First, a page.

With the BJP losing Chhattisgarh and failing to emerge as the single largest party in Madhya Pradesh and Rajasthan, leaving the Congress to return to power in this Hindi-speaking heartland, the die for next year's general elections is now cast.
These assembly election results will significantly impact the 2019 Lok Sabha elections.
First, it will infuse tremendous energy among the Congress workers and supporters, but the major side effect will be: there will be more infighting for the main stakes among Congress leaders.
Second, Rahul Gandhi, who till now had faced a string of electoral defeats for his party, will now put his stamp of authority by winning these three key states.
Third, political pundits might assume that Rahul Gandhi may now find it easier to stitch a national-level alliance with other political parties, but it is not so easy. The alliance that needs to be forged will be in the politically important state of Uttar Pradesh. An alliance with the Samajwadi Party and Bahujan Samaj Party is a must for a major win in this state. BSP has also registered its significant presence in MP and Rajasthan, and its leader Mayawati will return to the centre stage with more political clout Dealing with Mayawati will be a major concern for the Congress.
On to the analysis. The 114-109 result that has come up in Madhya Pradesh between the Congress and the BJP, clearly denotes that neither the BJP lost badly, nor the Congress won handsomely. In the last elections, BJP had won 165, scoring a clear majority, but now its tally has dwindled to 109. Voting percentage wise, BJP got 41 pc of the votes and the Congress got 40.90 pc, only a razor thin 0.1 pc difference. The second largest party got major share of votes, and therefore, it would be incorrect to say that the BJP lost the elections in MP. The results, however, have left both the camps satisfied. Congress will be returning to power after a gap of 15 years in MP, while the BJP feels that a little extra effort next year can give good results in MP during the LS elections.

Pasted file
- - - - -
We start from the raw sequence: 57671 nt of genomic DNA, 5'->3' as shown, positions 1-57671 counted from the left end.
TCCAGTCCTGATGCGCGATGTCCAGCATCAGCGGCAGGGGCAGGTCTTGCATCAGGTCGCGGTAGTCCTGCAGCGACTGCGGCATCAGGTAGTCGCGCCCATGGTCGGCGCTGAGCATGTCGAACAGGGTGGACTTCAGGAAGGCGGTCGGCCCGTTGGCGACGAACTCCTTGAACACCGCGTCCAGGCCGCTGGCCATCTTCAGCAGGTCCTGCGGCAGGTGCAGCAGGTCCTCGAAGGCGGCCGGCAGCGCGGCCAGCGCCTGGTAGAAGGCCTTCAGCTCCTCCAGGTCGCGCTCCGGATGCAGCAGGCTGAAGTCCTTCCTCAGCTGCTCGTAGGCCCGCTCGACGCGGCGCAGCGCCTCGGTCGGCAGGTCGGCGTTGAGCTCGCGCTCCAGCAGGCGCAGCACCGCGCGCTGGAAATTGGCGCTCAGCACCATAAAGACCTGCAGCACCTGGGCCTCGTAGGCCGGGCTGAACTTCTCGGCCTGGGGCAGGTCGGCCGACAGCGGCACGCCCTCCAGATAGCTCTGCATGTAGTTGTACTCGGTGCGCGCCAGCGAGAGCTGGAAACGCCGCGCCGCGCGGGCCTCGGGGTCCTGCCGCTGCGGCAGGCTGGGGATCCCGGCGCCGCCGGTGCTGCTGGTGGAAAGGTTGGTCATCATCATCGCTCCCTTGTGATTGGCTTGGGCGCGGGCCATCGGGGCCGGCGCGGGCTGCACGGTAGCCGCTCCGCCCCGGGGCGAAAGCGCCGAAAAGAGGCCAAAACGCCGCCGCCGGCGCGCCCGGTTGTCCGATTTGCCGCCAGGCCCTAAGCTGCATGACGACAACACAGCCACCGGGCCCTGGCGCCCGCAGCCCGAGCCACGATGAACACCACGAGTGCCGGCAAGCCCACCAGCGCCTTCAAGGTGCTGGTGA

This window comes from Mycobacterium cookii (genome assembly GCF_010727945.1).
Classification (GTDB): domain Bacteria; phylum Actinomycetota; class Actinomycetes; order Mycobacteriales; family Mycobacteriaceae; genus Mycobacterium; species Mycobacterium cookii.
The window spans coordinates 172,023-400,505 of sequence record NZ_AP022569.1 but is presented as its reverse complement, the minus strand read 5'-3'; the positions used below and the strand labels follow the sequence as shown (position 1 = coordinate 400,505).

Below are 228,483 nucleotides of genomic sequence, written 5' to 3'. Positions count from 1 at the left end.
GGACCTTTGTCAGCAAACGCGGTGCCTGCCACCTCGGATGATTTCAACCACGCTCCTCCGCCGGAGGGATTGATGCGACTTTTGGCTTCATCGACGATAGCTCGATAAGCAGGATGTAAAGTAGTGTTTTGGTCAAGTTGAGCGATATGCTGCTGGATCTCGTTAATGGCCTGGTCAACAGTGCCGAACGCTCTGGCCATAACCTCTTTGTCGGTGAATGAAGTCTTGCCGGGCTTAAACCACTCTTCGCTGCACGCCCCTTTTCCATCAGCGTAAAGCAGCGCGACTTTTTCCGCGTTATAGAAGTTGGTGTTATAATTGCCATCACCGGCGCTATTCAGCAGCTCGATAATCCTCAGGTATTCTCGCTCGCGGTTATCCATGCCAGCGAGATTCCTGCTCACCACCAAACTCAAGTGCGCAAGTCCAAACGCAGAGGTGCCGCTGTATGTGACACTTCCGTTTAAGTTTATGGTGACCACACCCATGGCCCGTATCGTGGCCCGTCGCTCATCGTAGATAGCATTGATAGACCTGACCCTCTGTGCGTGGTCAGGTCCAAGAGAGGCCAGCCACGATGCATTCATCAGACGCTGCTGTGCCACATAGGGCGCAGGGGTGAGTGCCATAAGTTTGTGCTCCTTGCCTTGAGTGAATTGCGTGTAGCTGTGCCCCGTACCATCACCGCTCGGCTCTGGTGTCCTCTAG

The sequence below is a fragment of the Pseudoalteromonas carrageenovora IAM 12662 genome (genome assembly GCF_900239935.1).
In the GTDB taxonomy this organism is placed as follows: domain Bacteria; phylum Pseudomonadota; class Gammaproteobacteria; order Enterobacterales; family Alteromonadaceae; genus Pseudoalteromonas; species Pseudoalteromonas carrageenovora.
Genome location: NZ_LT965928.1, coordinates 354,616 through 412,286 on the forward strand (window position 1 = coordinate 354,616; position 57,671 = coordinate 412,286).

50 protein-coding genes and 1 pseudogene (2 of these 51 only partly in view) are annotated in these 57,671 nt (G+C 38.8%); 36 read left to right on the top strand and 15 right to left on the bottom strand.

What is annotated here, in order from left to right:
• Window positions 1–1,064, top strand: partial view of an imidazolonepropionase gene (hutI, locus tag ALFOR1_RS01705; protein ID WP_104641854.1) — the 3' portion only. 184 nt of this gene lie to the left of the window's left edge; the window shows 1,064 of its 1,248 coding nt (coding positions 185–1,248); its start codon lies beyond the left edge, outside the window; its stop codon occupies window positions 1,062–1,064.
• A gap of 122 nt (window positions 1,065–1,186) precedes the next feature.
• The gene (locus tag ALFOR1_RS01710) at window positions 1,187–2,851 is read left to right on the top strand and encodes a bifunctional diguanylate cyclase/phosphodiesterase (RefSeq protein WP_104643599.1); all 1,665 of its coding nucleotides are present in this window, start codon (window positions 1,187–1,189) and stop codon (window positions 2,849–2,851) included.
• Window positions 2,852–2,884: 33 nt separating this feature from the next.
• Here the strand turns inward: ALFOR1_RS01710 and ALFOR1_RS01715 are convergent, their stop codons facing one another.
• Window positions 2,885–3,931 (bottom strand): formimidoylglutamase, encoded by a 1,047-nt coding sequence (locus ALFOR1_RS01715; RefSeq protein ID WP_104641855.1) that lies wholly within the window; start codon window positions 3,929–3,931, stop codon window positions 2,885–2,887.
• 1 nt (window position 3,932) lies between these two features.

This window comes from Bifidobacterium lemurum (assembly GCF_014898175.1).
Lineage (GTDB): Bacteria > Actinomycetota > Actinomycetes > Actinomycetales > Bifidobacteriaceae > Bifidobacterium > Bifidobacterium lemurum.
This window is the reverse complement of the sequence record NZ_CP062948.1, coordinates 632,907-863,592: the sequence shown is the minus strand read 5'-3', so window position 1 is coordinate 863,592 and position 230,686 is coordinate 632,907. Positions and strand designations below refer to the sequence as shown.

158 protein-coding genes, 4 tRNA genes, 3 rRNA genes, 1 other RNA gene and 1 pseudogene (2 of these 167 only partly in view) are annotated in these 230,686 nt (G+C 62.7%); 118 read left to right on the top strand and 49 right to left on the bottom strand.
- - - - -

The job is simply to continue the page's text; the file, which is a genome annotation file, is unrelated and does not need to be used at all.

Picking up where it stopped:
Sifting through the election results of Rajasthan, one can notice an important fact. The Congress no doubt scored a win, one seat lesser than the magic mark, but the major contribution to its victory was made by Hanuman Beniwal, the Jat leader. Beniwal's Rashtriya Loktantrik Party damaged the prospects of BJP candidates in at least a dozen constituencies. Beniwal had won as an independent in 2008, and on a BJP ticket in 2013. He was expelled from BJP a few months ago, after which he formed his own party. He took the help of Anandpal Singh's supporters and Ajit Singh's Rashtriya Lok Dal. Beniwal fielded 65 candidates, but won only three, including his own seat. It will not be incorrect if we say that the BJP did not lose to the Congress, but lost to Beniwal.
The most surprising outcome was from Chhattisgarh. The BJP leadership had the least inkling of an impending defeat, and the Congress leaders were in the beginning doubtful about their victory. The Ajit Jogi-Mayawati alliance spoiled BJP's plans. When the alliance was announced, BJP leaders initially thought that this alliance would seriously dent the Congress vote bank. The common voter, who disliked Ajit Jogi, cast his vote in favour of Congress in order to stop him from becoming CM, in case the BJP failed to get majority and sought Jogi's help. The Congress reaped the benefit of keeping Jogi at a distance.
In Telangana, one should accept TRS leader K. Chandrashekhar Rao's political acumen. He took a major gambit by dissolving the assembly, and opted for polls eight months in advance. He took AIMIM leader Asaduddin Owaisi's support and reaped the benefits. One should now wait to see what role his party plays at the central level in the Lok Sabha elections next year.
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